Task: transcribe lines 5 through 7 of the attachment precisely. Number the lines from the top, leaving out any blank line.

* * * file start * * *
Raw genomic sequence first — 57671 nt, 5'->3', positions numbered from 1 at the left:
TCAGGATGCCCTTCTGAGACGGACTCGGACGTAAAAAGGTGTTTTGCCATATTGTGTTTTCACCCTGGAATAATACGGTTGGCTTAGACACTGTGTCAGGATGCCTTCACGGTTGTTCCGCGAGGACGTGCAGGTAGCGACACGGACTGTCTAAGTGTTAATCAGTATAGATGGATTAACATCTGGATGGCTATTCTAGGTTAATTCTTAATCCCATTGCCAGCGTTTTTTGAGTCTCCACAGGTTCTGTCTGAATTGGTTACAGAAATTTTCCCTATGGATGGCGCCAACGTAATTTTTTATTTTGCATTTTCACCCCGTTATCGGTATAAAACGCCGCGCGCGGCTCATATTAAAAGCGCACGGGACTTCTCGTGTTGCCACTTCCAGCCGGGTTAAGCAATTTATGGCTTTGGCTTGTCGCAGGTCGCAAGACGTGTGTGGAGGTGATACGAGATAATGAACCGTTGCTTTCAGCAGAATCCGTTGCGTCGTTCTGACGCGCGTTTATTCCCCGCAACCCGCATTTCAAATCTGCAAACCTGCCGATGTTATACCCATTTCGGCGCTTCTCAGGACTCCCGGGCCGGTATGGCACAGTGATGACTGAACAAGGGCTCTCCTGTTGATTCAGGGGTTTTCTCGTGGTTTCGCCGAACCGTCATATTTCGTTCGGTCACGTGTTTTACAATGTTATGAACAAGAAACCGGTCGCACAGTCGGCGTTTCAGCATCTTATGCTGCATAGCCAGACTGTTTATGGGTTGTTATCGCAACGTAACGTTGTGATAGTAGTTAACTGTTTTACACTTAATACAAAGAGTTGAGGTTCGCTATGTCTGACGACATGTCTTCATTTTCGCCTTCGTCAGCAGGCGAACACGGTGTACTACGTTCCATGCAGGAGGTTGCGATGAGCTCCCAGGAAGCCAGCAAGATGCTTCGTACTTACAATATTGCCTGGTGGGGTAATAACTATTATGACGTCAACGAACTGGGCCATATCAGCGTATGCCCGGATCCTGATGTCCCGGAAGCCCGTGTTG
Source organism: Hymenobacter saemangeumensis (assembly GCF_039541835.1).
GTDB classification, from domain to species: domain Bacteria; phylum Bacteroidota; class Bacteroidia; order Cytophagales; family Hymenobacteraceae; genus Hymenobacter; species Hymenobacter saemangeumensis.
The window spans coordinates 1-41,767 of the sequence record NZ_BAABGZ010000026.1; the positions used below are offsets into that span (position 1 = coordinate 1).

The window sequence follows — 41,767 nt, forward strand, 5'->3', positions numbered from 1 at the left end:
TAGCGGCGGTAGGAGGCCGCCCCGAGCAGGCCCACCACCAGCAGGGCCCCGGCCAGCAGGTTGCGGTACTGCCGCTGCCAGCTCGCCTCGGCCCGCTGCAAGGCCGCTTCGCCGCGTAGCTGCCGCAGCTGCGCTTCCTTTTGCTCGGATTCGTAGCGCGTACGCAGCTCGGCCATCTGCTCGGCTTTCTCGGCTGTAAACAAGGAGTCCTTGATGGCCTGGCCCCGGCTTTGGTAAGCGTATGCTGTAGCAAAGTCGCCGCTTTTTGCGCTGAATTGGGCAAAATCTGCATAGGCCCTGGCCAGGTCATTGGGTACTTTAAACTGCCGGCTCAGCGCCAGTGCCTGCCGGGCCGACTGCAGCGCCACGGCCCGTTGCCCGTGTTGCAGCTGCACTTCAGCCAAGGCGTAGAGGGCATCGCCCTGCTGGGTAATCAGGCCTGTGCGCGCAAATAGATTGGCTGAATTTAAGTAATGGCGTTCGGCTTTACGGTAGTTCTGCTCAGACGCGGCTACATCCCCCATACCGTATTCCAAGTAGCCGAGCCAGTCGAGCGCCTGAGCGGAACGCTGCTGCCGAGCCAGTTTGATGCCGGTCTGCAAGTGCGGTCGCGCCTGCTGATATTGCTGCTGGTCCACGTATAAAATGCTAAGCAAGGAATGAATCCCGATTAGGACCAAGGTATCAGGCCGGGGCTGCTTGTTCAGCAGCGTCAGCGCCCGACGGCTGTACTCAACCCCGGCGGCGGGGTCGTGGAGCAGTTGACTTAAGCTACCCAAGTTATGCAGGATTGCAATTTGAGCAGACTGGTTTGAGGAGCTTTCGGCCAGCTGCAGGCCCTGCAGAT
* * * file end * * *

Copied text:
The window spans coordinates 1-41,767 of the sequence record NZ_BAABGZ010000026.1; the positions used below are offsets into that span (position 1 = coordinate 1).

The window sequence follows — 41,767 nt, forward strand, 5'->3', positions numbered from 1 at the left end:
TAGCGGCGGTAGGAGGCCGCCCCGAGCAGGCCCACCACCAGCAGGGCCCCGGCCAGCAGGTTGCGGTACTGCCGCTGCCAGCTCGCCTCGGCCCGCTGCAAGGCCGCTTCGCCGCGTAGCTGCCGCAGCTGCGCTTCCTTTTGCTCGGATTCGTAGCGCGTACGCAGCTCGGCCATCTGCTCGGCTTTCTCGGCTGTAAACAAGGAGTCCTTGATGGCCTGGCCCCGGCTTTGGTAAGCGTATGCTGTAGCAAAGTCGCCGCTTTTTGCGCTGAATTGGGCAAAATCTGCATAGGCCCTGGCCAGGTCATTGGGTACTTTAAACTGCCGGCTCAGCGCCAGTGCCTGCCGGGCCGACTGCAGCGCCACGGCCCGTTGCCCGTGTTGCAGCTGCACTTCAGCCAAGGCGTAGAGGGCATCGCCCTGCTGGGTAATCAGGCCTGTGCGCGCAAATAGATTGGCTGAATTTAAGTAATGGCGTTCGGCTTTACGGTAGTTCTGCTCAGACGCGGCTACATCCCCCATACCGTATTCCAAGTAGCCGAGCCAGTCGAGCGCCTGAGCGGAACGCTGCTGCCGAGCCAGTTTGATGCCGGTCTGCAAGTGCGGTCGCGCCTGCTGATATTGCTGCTGGTCCACGTATAAAATGCTAAGCAAGGAATGAATCCCGATTAGGACCAAGGTATCAGGCCGGGGCTGCTTGTTCAGCAGCGTCAGCGCCCGACGGCTGTACTCAACCCCGGCGGCGGGGTCGTGGAGCAGTTGACTTAAGCTACCCAAGTTATGCAGGATTGCAATTTGAGCAGACTGGTTTGAGGAGCTTTCGGCCAGCTGCAGGCCCTGCAGAT